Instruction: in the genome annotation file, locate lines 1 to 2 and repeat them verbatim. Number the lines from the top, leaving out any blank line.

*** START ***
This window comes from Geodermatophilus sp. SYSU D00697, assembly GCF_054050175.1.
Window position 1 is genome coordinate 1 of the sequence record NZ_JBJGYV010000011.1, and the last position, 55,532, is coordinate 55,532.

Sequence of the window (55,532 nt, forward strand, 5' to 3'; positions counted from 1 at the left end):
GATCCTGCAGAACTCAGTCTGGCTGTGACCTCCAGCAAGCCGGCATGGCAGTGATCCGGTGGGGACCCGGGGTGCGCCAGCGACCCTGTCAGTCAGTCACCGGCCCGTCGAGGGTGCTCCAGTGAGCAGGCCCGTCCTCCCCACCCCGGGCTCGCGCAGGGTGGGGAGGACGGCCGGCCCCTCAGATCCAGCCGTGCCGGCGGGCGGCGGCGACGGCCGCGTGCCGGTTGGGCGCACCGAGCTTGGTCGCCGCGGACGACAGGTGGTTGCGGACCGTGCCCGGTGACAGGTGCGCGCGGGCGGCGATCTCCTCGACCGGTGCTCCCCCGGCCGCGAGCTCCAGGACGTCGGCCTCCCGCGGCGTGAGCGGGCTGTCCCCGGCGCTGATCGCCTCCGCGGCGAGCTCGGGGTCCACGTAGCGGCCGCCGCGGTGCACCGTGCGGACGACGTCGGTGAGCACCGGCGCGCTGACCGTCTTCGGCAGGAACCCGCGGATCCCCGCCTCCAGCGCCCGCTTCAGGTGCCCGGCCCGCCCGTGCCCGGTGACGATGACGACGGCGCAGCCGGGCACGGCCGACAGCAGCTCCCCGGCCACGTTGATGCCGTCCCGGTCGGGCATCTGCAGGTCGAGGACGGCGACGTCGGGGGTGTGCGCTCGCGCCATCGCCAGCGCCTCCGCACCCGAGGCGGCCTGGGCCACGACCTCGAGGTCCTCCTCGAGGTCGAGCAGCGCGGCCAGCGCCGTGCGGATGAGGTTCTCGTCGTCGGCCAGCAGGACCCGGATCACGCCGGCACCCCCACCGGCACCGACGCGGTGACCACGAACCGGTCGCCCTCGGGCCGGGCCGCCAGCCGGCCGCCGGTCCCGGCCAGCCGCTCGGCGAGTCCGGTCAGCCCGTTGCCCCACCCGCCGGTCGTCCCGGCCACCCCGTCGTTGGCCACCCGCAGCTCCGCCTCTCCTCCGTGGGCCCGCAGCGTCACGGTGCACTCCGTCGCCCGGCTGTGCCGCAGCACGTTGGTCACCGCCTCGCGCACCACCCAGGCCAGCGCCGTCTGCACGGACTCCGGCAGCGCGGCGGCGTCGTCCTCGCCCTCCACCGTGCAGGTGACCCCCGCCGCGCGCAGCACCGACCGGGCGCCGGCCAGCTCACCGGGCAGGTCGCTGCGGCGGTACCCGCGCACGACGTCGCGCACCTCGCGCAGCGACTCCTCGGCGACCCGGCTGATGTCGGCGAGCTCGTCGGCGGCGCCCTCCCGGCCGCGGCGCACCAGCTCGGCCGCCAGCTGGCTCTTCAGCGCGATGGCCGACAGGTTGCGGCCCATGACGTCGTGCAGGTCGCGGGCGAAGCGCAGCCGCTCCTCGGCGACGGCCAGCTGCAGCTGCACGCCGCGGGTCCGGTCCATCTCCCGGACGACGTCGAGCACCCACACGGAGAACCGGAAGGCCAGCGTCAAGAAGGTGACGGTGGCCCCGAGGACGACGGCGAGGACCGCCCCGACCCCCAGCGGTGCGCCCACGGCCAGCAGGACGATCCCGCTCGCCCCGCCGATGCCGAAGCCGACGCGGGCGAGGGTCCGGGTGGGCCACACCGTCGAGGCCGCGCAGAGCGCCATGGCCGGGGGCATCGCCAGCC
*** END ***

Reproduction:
This window comes from Geodermatophilus sp. SYSU D00697, assembly GCF_054050175.1.
Window position 1 is genome coordinate 1 of the sequence record NZ_JBJGYV010000011.1, and the last position, 55,532, is coordinate 55,532.